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Legendre Transforms on the PDM: Instructor's Guide

Main Ideas

  • Navigating Force-Position space on the PDM to experimentally determine a set of states from which multiple processes can be approximated.
  • Different processes have different independent variables (state variables with $d$s or $\Delta$s in front of them when expressed algebraically).
  • Different types of energies might be more useful to describe certain systems or processes, especially when those energies have the same independent variables as the processes you want to describe.
  • Legendre transformations provide a relationship between different energies (thermodynamic potentials or their PDM analogs.

Students' Task

Estimated Time: 20 minutes

  • Navigate $F_L-x_R$ space on the PDM to obtain the values of $x_L, F_L, x_R$, and $F_R$ for a 'grid' of states, then use these values think about the PDM analogs of different thermodynamic potentials.
  • Obtain an algebraic relationship between the different PDM analogs of thermodynamic potentials.

Prerequisite Knowledge

  • Familiarity taking data on the Partial Derivative Machine (see PDM Variables Activity) FIXME add link
  • The PDM has 4 variables ($F_L$, $F_R$, $x_L$, and $x_R$) and that, at most, 2 of these can be independent.
  • The analog for the first law of thermodynamics/thermodynamic identity on the PDM is $dU=F_Ldx_L+F_Rdx_R,$ where $x_L$ and $x_R$ are the independent variables


Activity: Introduction

  • Internal energy $U$ is useful to think about for a number of reasons
    • We know how $U$ changes from the thermodynamic identity $dU=F_Ldx_L+F_Rdx_R,$
    • $dU$ can be experimentally approximated on the PDM by finding $\Delta U = F_L \Delta x_L + F_R \Delta x_R$
    • Rather than measuring an $F \Delta X,$ it is also possible (and sometimes easier) to measure an $x \Delta F$. While these values cannot be used to find $\Delta U,$ there are other types of energies that we can imagine that use different combinations of $F \Delta X$s and $x \Delta F$s.

Activity: Student Conversations

  • When calculating $x \Delta F$ or $F \Delta x$ along a path, if the coefficient (the thing without a $d$ or $\Delta$ in front) changes, then it needs to be approximated as a single value for this calculation. Ask students how they might do this: a reasonable response might be to take an average.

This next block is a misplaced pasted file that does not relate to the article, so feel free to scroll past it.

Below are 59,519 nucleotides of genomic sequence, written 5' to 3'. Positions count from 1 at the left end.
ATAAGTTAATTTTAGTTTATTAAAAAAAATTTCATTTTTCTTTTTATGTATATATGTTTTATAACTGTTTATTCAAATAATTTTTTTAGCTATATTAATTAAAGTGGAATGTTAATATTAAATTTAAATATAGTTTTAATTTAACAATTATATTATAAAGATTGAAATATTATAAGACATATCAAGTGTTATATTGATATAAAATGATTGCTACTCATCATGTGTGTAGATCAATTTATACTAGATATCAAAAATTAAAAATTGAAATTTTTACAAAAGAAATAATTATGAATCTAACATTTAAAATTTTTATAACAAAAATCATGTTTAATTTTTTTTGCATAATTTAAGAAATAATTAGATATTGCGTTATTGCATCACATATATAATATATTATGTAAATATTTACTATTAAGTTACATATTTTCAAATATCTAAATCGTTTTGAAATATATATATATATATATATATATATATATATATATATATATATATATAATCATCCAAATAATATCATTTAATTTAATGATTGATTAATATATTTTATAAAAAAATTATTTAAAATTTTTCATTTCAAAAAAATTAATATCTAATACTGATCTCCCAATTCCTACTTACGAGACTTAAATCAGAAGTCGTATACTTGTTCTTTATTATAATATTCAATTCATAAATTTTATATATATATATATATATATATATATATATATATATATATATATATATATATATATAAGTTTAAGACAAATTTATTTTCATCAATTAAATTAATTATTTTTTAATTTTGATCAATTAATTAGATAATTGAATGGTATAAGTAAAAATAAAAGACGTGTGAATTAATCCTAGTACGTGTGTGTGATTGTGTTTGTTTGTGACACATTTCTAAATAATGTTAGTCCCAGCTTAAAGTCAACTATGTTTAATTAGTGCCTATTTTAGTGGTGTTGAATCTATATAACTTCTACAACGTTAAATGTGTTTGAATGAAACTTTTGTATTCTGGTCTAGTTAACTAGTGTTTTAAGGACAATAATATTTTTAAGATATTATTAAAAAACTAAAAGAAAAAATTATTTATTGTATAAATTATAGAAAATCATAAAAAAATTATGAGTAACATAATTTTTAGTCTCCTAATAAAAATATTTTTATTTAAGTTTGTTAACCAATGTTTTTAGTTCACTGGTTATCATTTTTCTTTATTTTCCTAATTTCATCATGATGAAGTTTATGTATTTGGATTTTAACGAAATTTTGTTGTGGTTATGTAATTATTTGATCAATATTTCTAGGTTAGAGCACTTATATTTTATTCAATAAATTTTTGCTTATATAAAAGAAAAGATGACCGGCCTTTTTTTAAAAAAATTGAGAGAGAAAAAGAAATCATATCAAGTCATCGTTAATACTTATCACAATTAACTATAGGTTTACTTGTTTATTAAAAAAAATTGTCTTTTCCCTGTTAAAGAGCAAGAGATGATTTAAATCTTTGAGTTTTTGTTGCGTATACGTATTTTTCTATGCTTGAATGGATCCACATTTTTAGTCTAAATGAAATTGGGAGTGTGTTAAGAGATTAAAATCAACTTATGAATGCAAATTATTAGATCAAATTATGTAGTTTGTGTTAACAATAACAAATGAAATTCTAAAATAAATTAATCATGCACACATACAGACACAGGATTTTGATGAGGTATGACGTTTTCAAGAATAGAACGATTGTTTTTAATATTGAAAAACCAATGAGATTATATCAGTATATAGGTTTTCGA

• The value of $\Delta A, \Delta B,$ and $\Delta C$ depend on various values of $x$ and not just changes in $x$. Thus, it matters where $x=0$ lies. Some groups might choose to keep the values of their measuring takes, others might want to redefine other values as zero.

Activity: Wrap-up

  • Internal energy keeps track of the work (and heat) that goes into and out of a system. These other energies keep track of the energy that goes into or out of the system in other ways (than heat and work). For example, $\Delta A = F_L\Delta x_L-x_R\Delta F_R$ takes into account work on the left side of the PDM but some other form of energy exchange on the right side (for which we have no name). $A$ is a state variable that we can write in terms of other state variables ($A=U-F_Rx_R \implies dA=dU-F_Rdx_R-x_RdF_R$), which is a statement known as a Legendre transformation.
  • It is not always easy to come up with a physical rationalization of these other energies, though it becomes easier if one state variable remains constant throughout a process. For example, if $F_R$ is constant, then $\Delta A = F_L\Delta x_L = \Delta U - F_R\Delta x_R$, and thus $\Delta A$ can be interpreted as the change in internal energy minus the work that the system does on the constant mass on the right.


This activity is the fourth activity of the Partial Derivative Machine (PDM) Sequence FIXME on measuring partial derivatives and potential energy. This sequence uses the Partial Derivative Machine (PDM).

  • Preceding activities:
    • Quantifying Change: This small group activity introduces students to the PDM by asking them to determine how many measurable quantities exist within the system and how many of these quantities are simultaneously controllable.
    • Isowidth and Isoforce Stretchability: In this small group activity, students are challenged to measure a given partial derivative with the PDM.
    • Easy and Hard Derivatives: This small group activity asks students to write each partial derivative that can be formed from $x_1$, $x_2$, $F_1$, and $F_2$ and then categorize each as “hard” or “easy” to measure on the PDM.
  • Follow-up activity:
    • Potential Energy of an Elastic System: In this integrated laboratory activity, students use the PDM to determine the change in potential energy between two states of a nonlinear system.

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